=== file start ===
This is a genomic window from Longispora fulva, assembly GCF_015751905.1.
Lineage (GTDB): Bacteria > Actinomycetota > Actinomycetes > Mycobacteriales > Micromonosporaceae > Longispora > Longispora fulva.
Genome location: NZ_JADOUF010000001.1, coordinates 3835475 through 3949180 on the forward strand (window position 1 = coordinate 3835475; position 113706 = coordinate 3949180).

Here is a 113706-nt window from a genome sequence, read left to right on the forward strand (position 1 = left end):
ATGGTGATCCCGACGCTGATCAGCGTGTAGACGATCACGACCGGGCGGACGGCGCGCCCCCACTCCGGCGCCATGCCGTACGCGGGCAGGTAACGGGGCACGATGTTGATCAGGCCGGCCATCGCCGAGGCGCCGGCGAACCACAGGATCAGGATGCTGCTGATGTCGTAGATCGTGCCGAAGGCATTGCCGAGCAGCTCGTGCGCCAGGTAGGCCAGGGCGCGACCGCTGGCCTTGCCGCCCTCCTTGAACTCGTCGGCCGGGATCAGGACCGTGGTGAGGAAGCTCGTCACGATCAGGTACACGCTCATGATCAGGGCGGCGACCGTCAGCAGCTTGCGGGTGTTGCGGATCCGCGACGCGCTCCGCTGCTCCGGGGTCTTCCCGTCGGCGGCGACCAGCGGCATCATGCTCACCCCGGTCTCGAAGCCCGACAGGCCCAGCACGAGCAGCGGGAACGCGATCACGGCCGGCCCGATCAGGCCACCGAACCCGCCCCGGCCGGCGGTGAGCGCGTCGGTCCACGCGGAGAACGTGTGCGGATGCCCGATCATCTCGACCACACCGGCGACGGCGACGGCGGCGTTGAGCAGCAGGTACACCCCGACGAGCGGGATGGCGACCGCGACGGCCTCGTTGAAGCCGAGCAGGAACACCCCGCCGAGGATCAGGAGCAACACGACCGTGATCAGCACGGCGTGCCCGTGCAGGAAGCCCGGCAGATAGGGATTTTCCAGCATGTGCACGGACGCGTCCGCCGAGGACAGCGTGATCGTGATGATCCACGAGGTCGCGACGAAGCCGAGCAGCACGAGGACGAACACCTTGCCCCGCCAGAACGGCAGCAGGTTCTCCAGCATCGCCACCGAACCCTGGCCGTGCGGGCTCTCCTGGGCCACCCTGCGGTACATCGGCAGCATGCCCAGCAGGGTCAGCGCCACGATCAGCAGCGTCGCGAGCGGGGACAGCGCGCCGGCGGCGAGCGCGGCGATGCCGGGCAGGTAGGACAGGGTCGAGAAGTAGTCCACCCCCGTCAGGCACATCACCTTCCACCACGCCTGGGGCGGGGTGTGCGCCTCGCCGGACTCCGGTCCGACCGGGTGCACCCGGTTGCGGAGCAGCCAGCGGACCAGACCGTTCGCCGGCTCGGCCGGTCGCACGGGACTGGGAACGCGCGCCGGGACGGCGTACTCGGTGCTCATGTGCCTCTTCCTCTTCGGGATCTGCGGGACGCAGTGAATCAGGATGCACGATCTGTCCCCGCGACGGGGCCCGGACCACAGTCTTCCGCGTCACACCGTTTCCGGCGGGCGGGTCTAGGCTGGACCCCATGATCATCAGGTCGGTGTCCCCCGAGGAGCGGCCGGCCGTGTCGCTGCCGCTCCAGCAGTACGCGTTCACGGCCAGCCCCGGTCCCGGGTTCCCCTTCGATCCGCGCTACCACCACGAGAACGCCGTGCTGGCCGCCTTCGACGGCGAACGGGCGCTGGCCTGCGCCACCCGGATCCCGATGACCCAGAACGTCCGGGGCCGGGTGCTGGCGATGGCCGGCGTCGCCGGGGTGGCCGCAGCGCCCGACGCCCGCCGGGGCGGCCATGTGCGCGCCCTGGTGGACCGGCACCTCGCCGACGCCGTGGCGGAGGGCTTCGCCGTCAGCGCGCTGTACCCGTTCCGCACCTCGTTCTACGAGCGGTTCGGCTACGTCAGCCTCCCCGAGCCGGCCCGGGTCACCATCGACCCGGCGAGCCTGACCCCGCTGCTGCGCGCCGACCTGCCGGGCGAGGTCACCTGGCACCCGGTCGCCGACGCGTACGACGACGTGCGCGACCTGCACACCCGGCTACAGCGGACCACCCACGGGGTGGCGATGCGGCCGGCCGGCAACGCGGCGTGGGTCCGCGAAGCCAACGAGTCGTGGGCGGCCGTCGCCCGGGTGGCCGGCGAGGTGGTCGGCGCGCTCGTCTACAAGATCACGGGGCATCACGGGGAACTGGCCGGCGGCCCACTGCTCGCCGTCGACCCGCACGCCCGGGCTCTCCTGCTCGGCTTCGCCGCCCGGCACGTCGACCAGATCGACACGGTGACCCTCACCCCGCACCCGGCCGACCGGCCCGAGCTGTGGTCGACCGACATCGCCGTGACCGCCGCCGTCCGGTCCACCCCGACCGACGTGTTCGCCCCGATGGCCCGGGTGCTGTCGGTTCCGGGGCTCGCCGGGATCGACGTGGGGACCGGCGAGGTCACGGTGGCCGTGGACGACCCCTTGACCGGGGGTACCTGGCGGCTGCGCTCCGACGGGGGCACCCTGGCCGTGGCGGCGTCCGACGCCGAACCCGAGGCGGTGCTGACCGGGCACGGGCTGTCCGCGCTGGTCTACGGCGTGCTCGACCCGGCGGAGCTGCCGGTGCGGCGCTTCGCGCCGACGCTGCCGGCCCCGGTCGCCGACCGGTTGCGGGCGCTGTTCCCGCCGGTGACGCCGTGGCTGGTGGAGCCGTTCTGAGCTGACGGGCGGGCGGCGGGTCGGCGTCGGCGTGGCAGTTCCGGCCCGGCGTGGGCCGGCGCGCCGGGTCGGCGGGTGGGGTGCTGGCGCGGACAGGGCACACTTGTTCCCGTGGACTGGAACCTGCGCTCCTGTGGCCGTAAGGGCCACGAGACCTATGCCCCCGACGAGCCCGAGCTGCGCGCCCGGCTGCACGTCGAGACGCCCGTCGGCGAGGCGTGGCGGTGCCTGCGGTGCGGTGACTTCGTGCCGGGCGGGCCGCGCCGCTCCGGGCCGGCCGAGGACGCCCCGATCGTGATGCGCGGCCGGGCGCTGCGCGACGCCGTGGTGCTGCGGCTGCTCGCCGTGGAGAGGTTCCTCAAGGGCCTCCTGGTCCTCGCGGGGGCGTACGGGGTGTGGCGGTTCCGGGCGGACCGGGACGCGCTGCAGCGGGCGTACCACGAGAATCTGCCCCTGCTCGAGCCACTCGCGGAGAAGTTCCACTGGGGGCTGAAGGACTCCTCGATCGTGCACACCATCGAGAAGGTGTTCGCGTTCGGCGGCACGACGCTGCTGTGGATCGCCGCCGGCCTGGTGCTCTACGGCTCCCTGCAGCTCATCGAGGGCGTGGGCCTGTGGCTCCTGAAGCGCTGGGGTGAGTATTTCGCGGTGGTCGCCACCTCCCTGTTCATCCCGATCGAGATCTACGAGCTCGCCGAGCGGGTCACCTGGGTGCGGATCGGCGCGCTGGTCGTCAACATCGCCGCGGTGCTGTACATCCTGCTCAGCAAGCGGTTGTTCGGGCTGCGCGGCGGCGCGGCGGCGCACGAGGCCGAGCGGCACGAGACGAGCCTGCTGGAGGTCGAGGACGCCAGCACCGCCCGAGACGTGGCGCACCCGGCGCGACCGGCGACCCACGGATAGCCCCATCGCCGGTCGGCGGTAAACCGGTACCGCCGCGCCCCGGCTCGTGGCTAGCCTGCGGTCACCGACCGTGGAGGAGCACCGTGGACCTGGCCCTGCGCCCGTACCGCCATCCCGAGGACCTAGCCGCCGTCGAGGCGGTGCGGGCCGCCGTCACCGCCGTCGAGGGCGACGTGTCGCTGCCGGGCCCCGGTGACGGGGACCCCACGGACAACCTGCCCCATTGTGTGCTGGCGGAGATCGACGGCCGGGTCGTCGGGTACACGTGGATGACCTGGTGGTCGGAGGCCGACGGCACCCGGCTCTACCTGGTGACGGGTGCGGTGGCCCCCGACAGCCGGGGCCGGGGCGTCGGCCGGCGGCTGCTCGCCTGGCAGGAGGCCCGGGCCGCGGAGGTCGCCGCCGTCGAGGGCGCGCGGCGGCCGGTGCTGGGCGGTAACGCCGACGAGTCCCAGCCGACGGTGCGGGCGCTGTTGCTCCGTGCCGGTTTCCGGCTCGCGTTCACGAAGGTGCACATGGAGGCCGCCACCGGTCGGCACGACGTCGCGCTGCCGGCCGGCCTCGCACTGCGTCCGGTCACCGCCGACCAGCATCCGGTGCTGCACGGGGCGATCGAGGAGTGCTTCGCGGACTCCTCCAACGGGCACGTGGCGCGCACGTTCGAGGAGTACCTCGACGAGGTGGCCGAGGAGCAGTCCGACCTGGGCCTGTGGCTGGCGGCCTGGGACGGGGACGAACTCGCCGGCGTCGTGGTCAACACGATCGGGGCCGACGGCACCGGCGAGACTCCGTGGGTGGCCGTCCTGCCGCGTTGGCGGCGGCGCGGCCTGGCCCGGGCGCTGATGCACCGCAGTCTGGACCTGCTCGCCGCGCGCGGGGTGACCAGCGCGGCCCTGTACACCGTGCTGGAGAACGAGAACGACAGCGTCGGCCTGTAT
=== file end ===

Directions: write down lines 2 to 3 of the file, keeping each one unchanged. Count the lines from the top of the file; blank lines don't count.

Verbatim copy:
Lineage (GTDB): Bacteria > Actinomycetota > Actinomycetes > Mycobacteriales > Micromonosporaceae > Longispora > Longispora fulva.
Genome location: NZ_JADOUF010000001.1, coordinates 3835475 through 3949180 on the forward strand (window position 1 = coordinate 3835475; position 113706 = coordinate 3949180).